What was it like on Travers Island in the first few months of 1888, before the Club built its first clubhouse?  In addition to the Potter House pictured above, there was a second cottage known as the Hunter House.  The Hunter House was named after John Hunter who remodeled the structure, reportedly built in the early 19th century, after he first bought the island in 1836.  On April 4, 1889, a tragic fire burned the lovely Old Hunter House. The New York Athletic Club was still developing Travers Island at the time and the old home had been converted into apartments. Among those living there was Thomas Toby, the island superintendent who oversaw laborers working on the island.  I have written about that fire before.  See:

Fri., Nov. 18, 2016:  Photographs of the Old Hunter House on Travers Island Before it Burned in 1889.  

Wed., Nov. 16, 2016: More on the 1889 Fire that Destroyed the Hunter House on Travers Island

Thu., Feb. 19, 2009: The Old Hunter House Burns to the Ground in an Arson Incident on Travers Island on April 4, 1889.

"'HUNTER HOUSE.' Travers Island Club House in 1888."
Source: HUNTER HOUSE, The Winged Foot, Jul. 1913, p. 9,
cols. 1-2. NOTE: Click on Image to Enlarge.

An informative article published in the May 6, 1888 issue of the New York Herald paints an entertaining and informative picture of what Travers Island was like in the first few months it was owned by the New York Athletic Club.  Clearly lively and chaotic was construction underway with men using horses as beasts of burden to transform the contours of the land and shape it to suit the club's needs.  A one-fifth mile track was under construction.  

By early May, a baseball field had been constructed.  According to the article:

"There is also a ball ground like a saucer.  Two of its sides are surrounded with trees and big rocks, affording an elevation -- in the shade, too -- that will make a delightful coign of vantage for the spectators at a game."

YORK ATHLETIC CLUB, The Daily Graphic [New York, NY],
Jun. 8, 1889, cols. 1-5. NOTE: Click on Image to Enlarge.

The club also quickly built tennis courts on the elevated hillside overlooking the baseball field.  The New York Herald article mentioned plans to light the tennis courts with electric lights.   

In these early months, as the club shaped the contours of the new grounds and prepared the landscape on which to begin building its new clubhouse after the summer recreation season ended, there still were beautiful vestiges of the lovely estates that once had been cultivated as homes on the island.  Gravel walkways crossed the grounds.  Beautiful flowers throughout the island included wild violets, lovely roses, and snowdrops.  Spectacular Box Hedges (Bruxus), considered "relics of Colonial days" when formal gardens may have dotted the grounds, could be found in many spots.  There were many examples of the "Bluebottle Flower," also known as the Cornflower (Centaurea cyanus), a lovely flower native to Europe.  Trailing Arbutus (Epigaea repens), an aromatic evergreen creeping vine, added beauty to the island as well.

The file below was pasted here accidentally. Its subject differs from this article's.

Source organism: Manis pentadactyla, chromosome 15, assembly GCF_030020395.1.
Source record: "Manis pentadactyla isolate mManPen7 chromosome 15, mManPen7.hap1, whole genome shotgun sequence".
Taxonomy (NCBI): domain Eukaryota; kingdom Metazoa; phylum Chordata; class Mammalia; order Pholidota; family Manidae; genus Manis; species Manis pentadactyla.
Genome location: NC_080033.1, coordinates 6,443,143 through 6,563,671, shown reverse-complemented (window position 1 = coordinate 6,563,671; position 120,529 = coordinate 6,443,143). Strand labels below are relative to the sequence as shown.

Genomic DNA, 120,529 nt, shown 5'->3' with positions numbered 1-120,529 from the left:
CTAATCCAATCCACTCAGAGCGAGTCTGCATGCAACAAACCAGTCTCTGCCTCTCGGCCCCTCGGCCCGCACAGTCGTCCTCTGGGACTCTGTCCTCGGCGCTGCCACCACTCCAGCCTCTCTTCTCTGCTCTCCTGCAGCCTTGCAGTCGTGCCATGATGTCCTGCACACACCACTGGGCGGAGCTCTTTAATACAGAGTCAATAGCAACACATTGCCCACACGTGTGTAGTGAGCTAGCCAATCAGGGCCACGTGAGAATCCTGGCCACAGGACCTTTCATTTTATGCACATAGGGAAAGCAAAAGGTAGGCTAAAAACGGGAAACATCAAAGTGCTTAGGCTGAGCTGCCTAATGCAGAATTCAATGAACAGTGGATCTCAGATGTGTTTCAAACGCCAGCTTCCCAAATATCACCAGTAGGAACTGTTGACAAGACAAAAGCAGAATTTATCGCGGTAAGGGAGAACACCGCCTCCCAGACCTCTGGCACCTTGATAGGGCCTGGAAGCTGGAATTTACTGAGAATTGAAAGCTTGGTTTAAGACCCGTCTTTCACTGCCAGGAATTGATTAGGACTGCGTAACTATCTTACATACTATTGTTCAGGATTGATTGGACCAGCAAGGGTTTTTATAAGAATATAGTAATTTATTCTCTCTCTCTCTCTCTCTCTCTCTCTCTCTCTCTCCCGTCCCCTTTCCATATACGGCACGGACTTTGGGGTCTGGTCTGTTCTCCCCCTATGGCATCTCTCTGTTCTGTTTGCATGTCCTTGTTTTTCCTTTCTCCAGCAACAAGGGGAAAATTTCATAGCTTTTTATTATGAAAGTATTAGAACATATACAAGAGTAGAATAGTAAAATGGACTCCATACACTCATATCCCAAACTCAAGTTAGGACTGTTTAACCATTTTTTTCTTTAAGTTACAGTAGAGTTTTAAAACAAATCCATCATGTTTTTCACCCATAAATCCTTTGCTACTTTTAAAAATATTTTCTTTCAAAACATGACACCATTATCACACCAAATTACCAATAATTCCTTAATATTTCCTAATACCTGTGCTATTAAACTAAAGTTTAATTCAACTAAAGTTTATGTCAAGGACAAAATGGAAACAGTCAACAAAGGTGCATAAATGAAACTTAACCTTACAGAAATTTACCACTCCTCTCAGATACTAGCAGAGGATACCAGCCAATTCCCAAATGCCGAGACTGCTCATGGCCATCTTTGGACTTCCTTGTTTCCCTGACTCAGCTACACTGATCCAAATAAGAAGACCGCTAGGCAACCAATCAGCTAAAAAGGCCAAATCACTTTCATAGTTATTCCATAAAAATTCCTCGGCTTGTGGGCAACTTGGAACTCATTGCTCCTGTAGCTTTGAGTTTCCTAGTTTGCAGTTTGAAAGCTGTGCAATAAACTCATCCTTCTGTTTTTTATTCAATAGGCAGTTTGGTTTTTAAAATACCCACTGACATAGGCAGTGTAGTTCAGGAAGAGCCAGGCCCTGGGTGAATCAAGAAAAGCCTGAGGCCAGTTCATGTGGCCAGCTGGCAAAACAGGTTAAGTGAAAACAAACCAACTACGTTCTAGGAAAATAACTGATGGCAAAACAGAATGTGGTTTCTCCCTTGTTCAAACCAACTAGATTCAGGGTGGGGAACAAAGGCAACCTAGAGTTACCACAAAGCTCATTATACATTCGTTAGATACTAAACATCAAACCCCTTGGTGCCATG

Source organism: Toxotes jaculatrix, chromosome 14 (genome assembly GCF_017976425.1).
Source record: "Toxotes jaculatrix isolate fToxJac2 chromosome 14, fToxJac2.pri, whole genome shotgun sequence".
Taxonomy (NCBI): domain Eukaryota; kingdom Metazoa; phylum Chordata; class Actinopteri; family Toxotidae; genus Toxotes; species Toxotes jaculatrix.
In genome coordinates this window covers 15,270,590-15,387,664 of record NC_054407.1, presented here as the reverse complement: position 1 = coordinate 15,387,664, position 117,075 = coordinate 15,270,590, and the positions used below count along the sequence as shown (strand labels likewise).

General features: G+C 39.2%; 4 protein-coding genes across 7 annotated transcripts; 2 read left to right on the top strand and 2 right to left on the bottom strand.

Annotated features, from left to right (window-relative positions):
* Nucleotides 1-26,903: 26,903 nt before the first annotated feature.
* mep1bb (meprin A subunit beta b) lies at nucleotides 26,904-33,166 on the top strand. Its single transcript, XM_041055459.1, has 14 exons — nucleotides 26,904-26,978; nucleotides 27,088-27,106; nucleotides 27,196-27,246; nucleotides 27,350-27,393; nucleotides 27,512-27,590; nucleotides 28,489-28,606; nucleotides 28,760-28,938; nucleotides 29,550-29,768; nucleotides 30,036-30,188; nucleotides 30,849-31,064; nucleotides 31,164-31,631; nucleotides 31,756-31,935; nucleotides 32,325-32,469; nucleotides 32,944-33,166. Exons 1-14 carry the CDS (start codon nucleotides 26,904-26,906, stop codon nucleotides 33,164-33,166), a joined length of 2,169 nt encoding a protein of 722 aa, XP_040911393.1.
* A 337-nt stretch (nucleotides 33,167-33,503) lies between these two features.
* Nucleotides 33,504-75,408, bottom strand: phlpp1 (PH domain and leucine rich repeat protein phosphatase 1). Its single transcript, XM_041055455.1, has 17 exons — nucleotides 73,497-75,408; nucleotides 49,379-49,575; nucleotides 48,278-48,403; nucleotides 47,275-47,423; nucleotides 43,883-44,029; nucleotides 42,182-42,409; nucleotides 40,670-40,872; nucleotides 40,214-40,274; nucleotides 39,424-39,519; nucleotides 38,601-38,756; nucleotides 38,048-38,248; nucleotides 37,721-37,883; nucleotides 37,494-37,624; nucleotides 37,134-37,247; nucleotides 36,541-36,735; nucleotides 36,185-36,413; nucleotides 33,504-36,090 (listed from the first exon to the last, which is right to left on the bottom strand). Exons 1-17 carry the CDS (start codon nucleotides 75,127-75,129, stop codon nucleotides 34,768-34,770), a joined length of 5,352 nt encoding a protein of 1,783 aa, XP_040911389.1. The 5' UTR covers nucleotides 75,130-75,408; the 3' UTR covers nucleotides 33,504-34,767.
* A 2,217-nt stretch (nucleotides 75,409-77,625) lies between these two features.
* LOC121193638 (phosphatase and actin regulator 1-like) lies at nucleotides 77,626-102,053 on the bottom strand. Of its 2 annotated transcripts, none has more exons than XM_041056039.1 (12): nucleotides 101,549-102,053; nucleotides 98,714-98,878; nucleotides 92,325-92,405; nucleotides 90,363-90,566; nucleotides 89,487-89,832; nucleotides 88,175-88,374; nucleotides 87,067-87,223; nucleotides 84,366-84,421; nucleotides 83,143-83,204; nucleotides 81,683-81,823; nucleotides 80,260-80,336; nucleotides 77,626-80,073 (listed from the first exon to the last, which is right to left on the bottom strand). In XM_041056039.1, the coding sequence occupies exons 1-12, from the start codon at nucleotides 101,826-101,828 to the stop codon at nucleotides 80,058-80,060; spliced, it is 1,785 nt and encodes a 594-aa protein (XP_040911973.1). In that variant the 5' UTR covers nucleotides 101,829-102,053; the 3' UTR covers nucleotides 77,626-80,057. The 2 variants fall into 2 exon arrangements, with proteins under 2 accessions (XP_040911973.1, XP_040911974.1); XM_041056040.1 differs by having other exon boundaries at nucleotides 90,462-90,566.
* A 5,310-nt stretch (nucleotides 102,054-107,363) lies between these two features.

In short, in the first three months of 1888, Travers Island was changing from a quaint, beautiful, and idyllic island setting to an lovely country club setting for outdoor -- and indoor -- athletics.  As one might expect, in those early cold weeks of the year, the island was lively with the activity of laborers preparing the grounds for summer athletes who would use the two cottages during training and athletics until the new clubhouse could be completed and opened the following year.

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Below is the text of the New York Herald article referenced in today's posting to the Historic Pelham Blog.  The text is followed by a citation and link to its source.


Around a beautiful promontory in Westchester county flow the waters of the Sound.  From the shores of Pelham, about ten miles out from New York, the scene it presents is one of the liveliest; men and horses busily engaged in ripping up the vivid turf and laying bare and raw, like the surgeon's scalpel on the arm of a giant, the under strata of clay.  Rocks and trees appear to have been rent and uprooted, and yet withal out of the chaos there are cropping signs of a wonderful improvement.  At present the place is known as Emmet Island.  In a few weeks it will be rechristened Travers Island, in commemoration of the late William R. Travers, and thenceforth it shall be the country home of the New York Athletic Club.